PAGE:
A new report says 61% of small businesses expect demand for their company’s products or services to increase in the next six months. This represents a substantial increase over the 51 percent of small businesses who said they expected more demand for their products and services in the fall of 2017. The increase was on if the takeaways from the recently released Spring 2018 PNC (NYSE:PNC) Economic Outlook.
Spring 2018 PNC Economic Outlook Survey
Overall, the sentiment of the PNC Economic Outlook reported historic highs in optimism since the financial institution began conducting the survey 15 years ago. The results of the latest survey reveal half of the respondents are optimistic about the national economy currently, a 21 percent increase over the 29 percent who reported being positive about the economy in fall 2017.
Gus Faucher, chief economist of The PNC Financial Services Group, Inc., addressed the current economic environment in a press release announcing the results. In the announcement, Faucher said, “The overall findings from our biannual survey, which began in 2003, confirm that the U.S. economic expansion, now almost nine years old and the second-longest in U.S. history, will continue throughout 2018.”
The PNC Economic Outlook survey was conducted by the Artemis Strategy Group by telephone from January 12 to March 6, 2018. The participants were 500 small and mid-sized businesses within the United State with annual revenues of $100,000 to $250 million.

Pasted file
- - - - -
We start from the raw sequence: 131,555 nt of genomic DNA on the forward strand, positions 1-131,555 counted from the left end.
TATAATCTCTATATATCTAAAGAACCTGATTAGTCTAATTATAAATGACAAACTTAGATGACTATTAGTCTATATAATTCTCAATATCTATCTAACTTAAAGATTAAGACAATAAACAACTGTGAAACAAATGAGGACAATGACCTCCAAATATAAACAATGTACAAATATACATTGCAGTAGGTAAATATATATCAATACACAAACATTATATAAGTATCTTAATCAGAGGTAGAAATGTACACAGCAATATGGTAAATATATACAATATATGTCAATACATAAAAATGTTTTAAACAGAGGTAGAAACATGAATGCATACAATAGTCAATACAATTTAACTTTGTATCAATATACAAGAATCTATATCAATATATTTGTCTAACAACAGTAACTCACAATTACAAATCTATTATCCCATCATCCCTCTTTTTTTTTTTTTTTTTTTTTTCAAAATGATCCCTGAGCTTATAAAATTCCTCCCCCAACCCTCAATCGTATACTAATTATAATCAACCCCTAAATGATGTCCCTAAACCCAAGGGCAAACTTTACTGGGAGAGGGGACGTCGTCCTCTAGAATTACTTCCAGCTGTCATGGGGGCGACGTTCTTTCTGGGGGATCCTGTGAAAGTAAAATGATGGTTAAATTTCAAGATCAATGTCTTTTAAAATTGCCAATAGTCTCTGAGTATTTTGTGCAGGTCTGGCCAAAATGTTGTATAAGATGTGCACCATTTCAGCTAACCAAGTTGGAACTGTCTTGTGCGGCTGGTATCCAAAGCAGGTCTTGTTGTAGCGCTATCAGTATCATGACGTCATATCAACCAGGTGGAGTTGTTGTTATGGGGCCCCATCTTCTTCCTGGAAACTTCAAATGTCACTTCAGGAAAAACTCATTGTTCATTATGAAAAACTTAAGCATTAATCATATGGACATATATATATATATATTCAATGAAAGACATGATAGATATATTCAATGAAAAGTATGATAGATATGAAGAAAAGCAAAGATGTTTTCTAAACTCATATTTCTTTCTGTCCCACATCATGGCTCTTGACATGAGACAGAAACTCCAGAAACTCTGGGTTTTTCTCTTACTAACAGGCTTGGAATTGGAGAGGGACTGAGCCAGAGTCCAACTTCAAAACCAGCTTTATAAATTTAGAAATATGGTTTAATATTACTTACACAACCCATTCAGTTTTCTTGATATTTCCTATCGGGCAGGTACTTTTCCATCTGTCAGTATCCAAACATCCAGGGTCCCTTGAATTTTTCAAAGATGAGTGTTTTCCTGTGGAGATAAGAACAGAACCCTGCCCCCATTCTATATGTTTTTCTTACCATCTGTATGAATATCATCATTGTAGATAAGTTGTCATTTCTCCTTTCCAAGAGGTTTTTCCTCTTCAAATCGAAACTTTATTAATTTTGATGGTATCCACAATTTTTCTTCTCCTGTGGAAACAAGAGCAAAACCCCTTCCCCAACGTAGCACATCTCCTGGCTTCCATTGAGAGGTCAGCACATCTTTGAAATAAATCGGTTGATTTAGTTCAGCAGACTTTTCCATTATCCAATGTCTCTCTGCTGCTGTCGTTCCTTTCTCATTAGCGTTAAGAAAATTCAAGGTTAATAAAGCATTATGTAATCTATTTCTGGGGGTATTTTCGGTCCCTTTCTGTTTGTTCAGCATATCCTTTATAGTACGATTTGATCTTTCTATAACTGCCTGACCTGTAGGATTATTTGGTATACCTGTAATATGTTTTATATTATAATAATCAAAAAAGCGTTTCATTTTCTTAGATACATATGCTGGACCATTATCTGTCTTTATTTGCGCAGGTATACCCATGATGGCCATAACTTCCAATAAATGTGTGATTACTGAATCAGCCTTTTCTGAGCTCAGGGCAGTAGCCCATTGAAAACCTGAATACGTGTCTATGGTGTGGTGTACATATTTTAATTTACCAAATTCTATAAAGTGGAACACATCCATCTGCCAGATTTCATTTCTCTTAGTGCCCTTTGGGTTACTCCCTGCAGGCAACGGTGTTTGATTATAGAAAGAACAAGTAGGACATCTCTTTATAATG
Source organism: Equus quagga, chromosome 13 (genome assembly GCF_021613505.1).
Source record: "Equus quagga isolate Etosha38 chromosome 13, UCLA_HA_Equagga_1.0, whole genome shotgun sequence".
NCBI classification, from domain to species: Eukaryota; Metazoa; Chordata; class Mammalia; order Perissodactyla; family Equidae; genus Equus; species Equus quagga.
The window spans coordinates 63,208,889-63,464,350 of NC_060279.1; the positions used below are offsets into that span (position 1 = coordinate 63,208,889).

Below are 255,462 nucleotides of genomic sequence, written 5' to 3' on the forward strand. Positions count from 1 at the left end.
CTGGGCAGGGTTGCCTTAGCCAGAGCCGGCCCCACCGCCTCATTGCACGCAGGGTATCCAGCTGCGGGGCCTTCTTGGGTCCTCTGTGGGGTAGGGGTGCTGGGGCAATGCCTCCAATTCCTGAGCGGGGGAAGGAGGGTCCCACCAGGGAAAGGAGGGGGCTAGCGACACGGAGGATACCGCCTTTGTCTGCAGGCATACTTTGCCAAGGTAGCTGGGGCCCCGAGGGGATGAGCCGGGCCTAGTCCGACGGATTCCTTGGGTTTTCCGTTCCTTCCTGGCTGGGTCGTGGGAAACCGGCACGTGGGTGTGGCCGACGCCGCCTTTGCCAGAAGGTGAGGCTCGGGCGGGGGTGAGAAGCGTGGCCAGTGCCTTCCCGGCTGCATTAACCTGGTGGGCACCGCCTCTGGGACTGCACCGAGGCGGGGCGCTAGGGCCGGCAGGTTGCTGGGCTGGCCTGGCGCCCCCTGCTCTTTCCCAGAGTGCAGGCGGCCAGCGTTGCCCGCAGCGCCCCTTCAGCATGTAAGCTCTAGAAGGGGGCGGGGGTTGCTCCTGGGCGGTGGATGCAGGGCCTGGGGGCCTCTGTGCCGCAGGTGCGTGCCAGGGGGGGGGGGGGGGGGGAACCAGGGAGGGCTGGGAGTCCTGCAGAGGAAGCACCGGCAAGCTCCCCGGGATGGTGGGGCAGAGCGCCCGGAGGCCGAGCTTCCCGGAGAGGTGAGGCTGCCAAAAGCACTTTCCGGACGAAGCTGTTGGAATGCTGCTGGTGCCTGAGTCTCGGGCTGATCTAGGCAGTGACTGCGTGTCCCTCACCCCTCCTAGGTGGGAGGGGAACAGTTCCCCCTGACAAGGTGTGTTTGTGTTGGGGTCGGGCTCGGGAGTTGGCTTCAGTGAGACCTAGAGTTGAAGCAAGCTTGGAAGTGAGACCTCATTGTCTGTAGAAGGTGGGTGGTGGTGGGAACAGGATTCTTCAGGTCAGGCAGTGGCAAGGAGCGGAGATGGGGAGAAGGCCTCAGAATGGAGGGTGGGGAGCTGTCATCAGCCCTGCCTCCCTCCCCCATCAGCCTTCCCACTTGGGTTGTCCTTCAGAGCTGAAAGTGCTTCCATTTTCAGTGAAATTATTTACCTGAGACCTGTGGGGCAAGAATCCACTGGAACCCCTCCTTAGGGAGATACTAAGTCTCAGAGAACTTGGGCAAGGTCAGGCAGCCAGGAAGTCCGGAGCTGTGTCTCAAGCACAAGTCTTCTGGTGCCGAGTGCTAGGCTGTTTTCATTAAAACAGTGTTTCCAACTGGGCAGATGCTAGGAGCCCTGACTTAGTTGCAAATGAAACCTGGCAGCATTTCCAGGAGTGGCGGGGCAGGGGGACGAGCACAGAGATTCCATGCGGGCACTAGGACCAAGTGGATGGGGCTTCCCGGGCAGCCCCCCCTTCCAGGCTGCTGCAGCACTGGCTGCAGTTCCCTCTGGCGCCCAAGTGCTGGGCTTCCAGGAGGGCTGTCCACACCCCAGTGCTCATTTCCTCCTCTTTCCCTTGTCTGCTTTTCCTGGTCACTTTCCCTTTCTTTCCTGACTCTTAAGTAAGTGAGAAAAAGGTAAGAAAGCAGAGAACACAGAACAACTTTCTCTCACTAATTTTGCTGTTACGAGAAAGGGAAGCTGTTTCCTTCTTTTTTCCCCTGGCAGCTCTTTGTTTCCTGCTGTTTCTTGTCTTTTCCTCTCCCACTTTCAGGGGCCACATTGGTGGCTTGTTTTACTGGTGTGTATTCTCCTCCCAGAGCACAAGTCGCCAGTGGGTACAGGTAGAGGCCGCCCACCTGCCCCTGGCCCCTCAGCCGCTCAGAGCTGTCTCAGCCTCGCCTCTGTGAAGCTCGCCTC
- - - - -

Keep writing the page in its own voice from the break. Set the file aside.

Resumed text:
In other key findings, 51 percent of respondents said they believe there is a good balance between the volume of business and the capacity to handle the volume at their forms. However, 64 percent stated they would be adding more employees to meet the demand they are experiencing perhaps explaining a recent hiring boom among small businesses.
Regarding the high rate of optimism, the PNC Survey reports 85 percent of all respondents have positive emotions about what is to come in the next six months. Specifically 39 percent of respondents said they felt hope while 37 percent said they felt enthusiasm about the prospects for their small businesses in the coming months. of the respondents respectively. Still only nine percent expressed feelings of joy. And conversely, feelings of fear, despair, or anger were also in the single digits.
The report also reveals how 49 percent respondents anticipate higher wages; 40 percent worry it is hard to find qualified workers, 69 percent anticipate increased sales specifically; and 64 percent expect increased profits.
As to the tax reform passed by the Trump administration, the verdict is still out according to the survey. The majority or 61 percent of respondents said they weren’t planning to make any changes to their businesses in 2018 in response to the tax bill. This was in great part attributed to their unfamiliarity with the details of the Tax Cuts and Job Act of 2017. Only 27 percent said they understood the specific effects of the Act on their businesses. On the other hand, 43 percent of respondents indicated they expected a positive impact from the legislation, compared to the 5 percent who expected a negative impact, and another 17 who said they believed the impact will be neutral.